Yep, it’s a retelling of The Arabian Nights, and this young-adult book got a coveted starred review from Kirkus, which called it “[d]etailed and quiet, beautifully written with a literary rhythm that evokes a sense of oral tale-telling.” It turns out that the king, who needs to be distracted by a young girl telling stories, is actually possessed by a demon that needs to be kept at bay.

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Keep Mars Weird (Kindle Serial) by Neal Pollack (47North)

Pollack has written such tongue-in-cheek, self-referential literary hits as Never Mind the Pollacks and The Neal Pollack Anthology of American Literature. Now he’s writing a Kindle serial—buy the first installment, the others are free—set in a future where Earth has become boring and washed-up and Mars has turned into Austin, TX.


Carry On by Rainbow Rowell (St. Martin’s Griffin)

OK, so this is pretty awesome. Rowell made a big splash with her YA book Fangirl, in which her main character is obsessed with a non-existent fantasy series about a wizard named Simon Snow. Now Rowell has written a spinoff—a fantasy novel about Simon Snow. Which isn’t fanfic, but is a canon book in the Simon Snow universe. As Tor.com explains, it’s “basically Harry Potter, but if Harry and a Draco/Snape hybrid were roommates. And fell in love. Yes.”

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Futuristic Violence and Fancy Suits: A Novel by David Wong (Thomas Dunne Books)

The John Dies at the End author is back with an unrelated novel about a cyberpunk theme park where everybody is trying to kill Zoey Ashe for a secret she doesn’t know she has. By all accounts, it’s another over-the-top funny ride full of comic-book action and weird details. And dialogue like “This whole city is a butt that farts horror.”

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An Ancient Peace by Tanya Huff (Daw)

Here’s the first book in a new military SF spinoff series, spun off of Huff’s Confederation series. Ex-Marine Torin Kerr takes on a new gig, doing covert missions that the Confederation can’t sanction. So when ancient weapons of mass destruction start showing up, it’s up to Kerr and her team to find them before someone else does.

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After Alice: A Novel by Gregory Maguire (William Morrow)

The author of Wicked is at it again, this time tackling Alice in Wonderland. And Maguire investigates what’s happening above ground while Alice disappears into that hole. Kirkus calls it “brilliant and nicely off-kilter” in their starred review.

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Our Lady of the Ice by Cassandra Rose Clarke (Saga Press)

Set in a “steampunk Antarctica,” this book follows the first private investigator in Hope City, a domed city which was originally built to house a collection of steam-powered automatons. Hope gets hired to find some stolen documents and finds herself caught between a robot uprising and an Antarctic independence movement. Publisher’s Weekly gave it a starred review and praised the worldbuilding and colorful characters.

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A Call to Arms (Manticore Ascendant) by David Weber (Baen)

The latest book in Weber’s Honorverse once again follows Travis Uriah Long, a lieutenant in the Royal Manticorean Navy who’s faced with a rising threat. Tor.com calls it “an entertaining space opera in the military mode.” And check out our recent interview with Weber about how to create an action movie in book form!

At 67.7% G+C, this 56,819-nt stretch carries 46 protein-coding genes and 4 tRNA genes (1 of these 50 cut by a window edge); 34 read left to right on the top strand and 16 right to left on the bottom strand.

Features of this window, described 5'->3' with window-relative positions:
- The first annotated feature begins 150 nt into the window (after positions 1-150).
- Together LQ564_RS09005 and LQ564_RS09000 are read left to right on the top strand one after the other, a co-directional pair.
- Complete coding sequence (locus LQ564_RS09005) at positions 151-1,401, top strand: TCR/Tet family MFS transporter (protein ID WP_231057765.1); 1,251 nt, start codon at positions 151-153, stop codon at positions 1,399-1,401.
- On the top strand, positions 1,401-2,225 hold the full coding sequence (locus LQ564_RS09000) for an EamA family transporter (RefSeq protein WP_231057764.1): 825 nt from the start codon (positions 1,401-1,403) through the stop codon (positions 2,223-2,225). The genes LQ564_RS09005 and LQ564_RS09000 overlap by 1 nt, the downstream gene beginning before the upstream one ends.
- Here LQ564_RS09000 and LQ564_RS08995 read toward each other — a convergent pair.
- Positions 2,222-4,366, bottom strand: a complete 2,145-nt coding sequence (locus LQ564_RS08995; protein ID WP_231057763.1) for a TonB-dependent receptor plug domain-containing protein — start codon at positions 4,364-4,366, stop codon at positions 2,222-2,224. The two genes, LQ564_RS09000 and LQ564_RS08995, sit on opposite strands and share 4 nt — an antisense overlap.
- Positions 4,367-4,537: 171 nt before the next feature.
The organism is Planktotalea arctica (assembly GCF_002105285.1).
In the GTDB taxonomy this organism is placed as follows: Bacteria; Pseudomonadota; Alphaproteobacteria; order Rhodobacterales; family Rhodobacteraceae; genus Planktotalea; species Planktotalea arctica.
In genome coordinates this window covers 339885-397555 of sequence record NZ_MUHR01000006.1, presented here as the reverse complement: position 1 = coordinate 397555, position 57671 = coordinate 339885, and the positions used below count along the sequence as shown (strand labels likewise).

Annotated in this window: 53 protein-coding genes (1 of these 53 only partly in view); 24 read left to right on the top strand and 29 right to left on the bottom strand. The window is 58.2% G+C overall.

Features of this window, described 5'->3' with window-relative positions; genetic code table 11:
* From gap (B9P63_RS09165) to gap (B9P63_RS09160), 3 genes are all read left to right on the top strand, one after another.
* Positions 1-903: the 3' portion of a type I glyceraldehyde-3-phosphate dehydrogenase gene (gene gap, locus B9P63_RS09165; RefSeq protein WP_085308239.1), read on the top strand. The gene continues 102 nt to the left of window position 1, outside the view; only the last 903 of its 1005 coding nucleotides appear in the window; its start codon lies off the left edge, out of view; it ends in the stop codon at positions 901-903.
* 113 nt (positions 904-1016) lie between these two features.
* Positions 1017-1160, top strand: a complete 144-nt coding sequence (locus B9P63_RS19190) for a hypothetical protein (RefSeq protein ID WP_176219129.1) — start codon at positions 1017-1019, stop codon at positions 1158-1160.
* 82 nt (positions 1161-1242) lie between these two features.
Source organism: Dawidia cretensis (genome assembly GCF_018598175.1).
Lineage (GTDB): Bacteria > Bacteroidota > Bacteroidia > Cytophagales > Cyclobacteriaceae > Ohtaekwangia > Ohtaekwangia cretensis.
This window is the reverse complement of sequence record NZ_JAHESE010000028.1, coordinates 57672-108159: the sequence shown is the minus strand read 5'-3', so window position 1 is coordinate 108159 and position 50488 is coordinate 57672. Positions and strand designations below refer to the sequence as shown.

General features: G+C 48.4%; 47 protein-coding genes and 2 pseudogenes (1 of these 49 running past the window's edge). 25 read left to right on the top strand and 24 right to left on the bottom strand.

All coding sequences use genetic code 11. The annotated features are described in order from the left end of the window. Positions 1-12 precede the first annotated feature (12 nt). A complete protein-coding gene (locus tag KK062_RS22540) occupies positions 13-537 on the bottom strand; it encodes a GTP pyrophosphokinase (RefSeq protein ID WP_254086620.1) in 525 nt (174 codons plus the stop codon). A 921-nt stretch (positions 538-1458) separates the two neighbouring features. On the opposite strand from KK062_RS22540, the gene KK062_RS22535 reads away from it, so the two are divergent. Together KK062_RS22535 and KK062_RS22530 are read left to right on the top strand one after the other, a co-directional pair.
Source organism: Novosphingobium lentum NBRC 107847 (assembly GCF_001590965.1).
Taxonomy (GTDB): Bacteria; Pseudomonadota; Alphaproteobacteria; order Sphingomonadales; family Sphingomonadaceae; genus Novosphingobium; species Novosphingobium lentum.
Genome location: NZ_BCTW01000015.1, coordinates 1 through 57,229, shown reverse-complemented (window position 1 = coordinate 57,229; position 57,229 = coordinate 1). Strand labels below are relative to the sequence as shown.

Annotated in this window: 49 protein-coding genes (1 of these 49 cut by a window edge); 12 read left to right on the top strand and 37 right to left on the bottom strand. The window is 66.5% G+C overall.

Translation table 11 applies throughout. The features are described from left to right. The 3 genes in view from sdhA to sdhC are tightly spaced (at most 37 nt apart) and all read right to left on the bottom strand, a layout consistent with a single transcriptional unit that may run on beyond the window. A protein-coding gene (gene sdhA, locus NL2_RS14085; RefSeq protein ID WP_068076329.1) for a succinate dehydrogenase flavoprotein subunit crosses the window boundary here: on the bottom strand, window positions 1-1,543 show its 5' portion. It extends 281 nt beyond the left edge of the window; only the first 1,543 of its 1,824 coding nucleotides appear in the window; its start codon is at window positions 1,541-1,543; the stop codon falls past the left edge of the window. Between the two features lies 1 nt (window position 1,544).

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Wake of Vultures (The Shadow) by Lila Bowen (Orbit)

Nettie Lonesome is half-Native American and half-African American, and she’s raised by foster parents who treat her like dirt. When she grows up, she dresses like a man and works as a ranch-hand out West, where she discovers that she can see monsters that nobody else can. Library Journal gave it a starred review and said, “this is a must-have for all modern fantasy collections and a great choice for adults and teens.”

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Shadows of Self by Brandon Sanderson (Tor)

The City of Elendel is facing a killer who moves too quickly to be seen, and only nobleman-and-ex-bounty-hunter Waxillium Ladrian can save everyone. Kirkus called this book a “fast-paced fantasy adventure set in a fascinating world and populated with lovable, memorable characters.”

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Illuminae by Amie Kaufman and Jay Kristoff (Knopf)

Two teenagers are living on an illegal mining colony in the year 2575 when it’s attacked by a corporate rival, BeiTech Industries. They’re forced to flee aboard a freighter, Copernicus, while they try to piece together the details of what actually happened. This YA book is getting rave reviews across the board, including a star from Kirkus.

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A Knight of the Seven Kingdoms (A Song of Ice and Fire) by George R. R. Martin (Bantam)

This book collects Martin’s “Dunk and Egg” stories, which take place long before the events of A Game of Thrones. These stories have all been previously published in various anthologies and adapted to comics (pictured above), but I believe this is your first chance to read them all in one place—and they reveal a side of Westeros that we haven’t really seen elsewhere.

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Sources: SFSignal, Locus, Amazon, Barnes & Noble and Publisher Catalogs. Top image: A Call to Arms by David Weber, art by David Mattingly.


Charlie Jane Anders is the author of All The Birds in the Sky, coming in January from Tor Books. Follow her on Twitter, and email her.